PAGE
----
For busy SBMs, the demands of the role are vast and often unrelenting and the need to make savings has never been so important. When we spoke to SBMs about how they make sure they use their time effectively, many cited planning and preparation as key. Hilary Goldsmith advised that you need to “develop the art of cutting through the preamble and get straight to the heart of the problem. Don’t waste time on meetings that don’t end with a decision or definite action.” Sue Prickett talked to us about dealing with constant interruptions, “Shut the door, say no, or if you can’t bring yourself to say no, tell them to come back another time.  It’s too easy to get distracted by other people’s problems.” Jo Gathern of The Glebe Primary School told us about how using “suppliers that integrate with finance systems” can also help to save time. Our Smart Ordering solution does just that.



There are a lot of conflicting demands when it comes to the role and so being organised is of paramount importance, even when it comes to preparing for the unexpected @Harketsparkles tweeted us her tip, “Don’t plan your whole day’s activities as otherwise you’ll end every day feeling demotivated and that you haven’t achieved. I always plan in ‘unstructured time’ - student time, staff issues, unexpected urgent tasks - if I don’t need it all then I get other tasks done - win/win!”. Michelle Toy told us “It’s ok to do one thing at a time.”



Others will often think of you as the Google of the School – or the ‘Schoogle’ as we like to call it – and there is an expectation that you’re the expert in everything that’s non-curricular. However the trick to managing this, according to Samantha Crane of Tudor Church of England Primary School, is that “you have to know what to say ‘no’ to” and that “sometimes the smart thing to do is to say ‘no’.” In a recent blog for us Brian Herbert of Ferrars Junior School commented, “One piece of advice I always give is to not get stressed by it all, to work on small chunks at a time and not to work to other people’s deadlines, let them work to yours. Apart from your financial responsibilities and anything that the head teacher sends your way, everything else can wait and nothing is life threatening (apart from the peanut list!).”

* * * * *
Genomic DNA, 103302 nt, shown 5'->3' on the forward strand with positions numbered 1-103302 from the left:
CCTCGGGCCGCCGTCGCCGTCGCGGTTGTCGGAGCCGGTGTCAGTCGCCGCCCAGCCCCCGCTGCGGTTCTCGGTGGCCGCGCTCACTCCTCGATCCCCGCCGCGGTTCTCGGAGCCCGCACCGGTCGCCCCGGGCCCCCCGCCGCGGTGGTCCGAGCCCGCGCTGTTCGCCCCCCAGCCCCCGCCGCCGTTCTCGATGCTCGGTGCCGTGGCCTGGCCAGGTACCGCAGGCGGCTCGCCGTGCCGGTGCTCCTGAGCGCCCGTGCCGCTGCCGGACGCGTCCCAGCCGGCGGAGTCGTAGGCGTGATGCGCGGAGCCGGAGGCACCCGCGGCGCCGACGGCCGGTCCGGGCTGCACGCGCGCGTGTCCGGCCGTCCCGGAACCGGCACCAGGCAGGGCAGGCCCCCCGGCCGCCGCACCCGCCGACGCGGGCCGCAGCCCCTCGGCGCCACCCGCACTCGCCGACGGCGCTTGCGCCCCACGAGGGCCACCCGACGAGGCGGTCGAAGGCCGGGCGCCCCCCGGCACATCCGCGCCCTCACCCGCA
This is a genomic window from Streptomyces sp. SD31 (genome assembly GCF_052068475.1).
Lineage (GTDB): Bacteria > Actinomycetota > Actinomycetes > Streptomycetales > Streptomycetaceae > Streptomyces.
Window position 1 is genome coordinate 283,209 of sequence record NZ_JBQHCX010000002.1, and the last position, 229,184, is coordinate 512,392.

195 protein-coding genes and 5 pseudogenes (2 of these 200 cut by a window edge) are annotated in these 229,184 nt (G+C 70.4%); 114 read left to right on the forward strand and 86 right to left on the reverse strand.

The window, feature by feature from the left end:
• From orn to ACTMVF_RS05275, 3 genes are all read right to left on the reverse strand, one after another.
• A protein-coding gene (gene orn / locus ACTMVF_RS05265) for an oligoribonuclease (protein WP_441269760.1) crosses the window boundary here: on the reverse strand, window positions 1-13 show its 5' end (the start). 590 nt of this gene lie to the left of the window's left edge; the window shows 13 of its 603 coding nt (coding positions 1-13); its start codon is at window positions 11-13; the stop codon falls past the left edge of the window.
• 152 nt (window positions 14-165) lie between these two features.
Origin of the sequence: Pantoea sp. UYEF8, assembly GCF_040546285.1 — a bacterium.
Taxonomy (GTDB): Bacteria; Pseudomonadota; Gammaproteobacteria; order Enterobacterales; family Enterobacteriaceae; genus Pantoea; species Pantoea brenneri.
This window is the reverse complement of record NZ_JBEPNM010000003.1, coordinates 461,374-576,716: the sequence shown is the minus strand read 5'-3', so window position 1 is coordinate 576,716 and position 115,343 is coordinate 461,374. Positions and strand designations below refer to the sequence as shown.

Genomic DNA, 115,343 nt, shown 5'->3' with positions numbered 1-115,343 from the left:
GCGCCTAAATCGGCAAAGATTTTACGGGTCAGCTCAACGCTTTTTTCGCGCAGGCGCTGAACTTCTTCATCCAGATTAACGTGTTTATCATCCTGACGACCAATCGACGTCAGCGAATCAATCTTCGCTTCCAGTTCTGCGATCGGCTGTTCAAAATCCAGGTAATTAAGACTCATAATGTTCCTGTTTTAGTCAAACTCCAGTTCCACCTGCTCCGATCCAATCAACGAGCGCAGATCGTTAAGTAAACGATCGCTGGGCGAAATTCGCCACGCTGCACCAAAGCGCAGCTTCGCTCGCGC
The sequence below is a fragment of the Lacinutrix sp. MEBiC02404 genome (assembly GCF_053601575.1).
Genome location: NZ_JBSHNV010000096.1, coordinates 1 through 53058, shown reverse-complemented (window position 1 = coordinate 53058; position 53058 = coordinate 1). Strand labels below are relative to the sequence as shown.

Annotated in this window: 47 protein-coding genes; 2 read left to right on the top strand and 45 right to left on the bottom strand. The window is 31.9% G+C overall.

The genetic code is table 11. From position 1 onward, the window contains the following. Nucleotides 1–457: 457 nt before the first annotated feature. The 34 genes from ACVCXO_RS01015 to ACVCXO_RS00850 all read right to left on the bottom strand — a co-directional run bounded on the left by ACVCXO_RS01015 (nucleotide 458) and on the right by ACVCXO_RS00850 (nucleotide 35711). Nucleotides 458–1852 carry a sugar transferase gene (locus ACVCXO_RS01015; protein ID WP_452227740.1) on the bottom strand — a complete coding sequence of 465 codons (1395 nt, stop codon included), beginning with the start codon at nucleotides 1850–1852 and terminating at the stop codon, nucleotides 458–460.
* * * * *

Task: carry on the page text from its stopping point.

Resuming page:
Money has become an increasingly finite resource in schools. Budgets have been consistently cut, overheads reduced and resources diluted. So, saving money and making sure that you’re doing the best with the resources available sits at the top of many SBMs’ to-do lists. Nemi Fisher of Clapham and Patching CE Primary School does this by haggling “definitely shop around and then be prepared to haggle, they want your business too and might be willing to offer a better price” she told us. Hilary Goldsmith advises that you “value your own time. Don’t waste hours chasing a minimal saving. Instead, work on fostering a culture of best value. Challenge the ‘always done it this way’ approach, but don’t sweat the small stuff.” Alison Deadman of Windrush Primary School have found that collaborating with other schools has saved them money. After piloting our Smart Connect solution, Alison worked with 10 other schools in her area to strike a deal that saved them all money, when they collectively signed up to it.



Lots of SBMs talked to us about being creative with the resources available to them. This came up time and time again in relation to staffing. Samantha Crane told us, “Be creative and don’t always go for the obvious option.” Hilary Goldsmith said “Keeping hundreds of young people and staff safe, healthy and happy in a confined and bustling environment is a formidable task, and is one that requires the flexibility, creativity and adaptability.”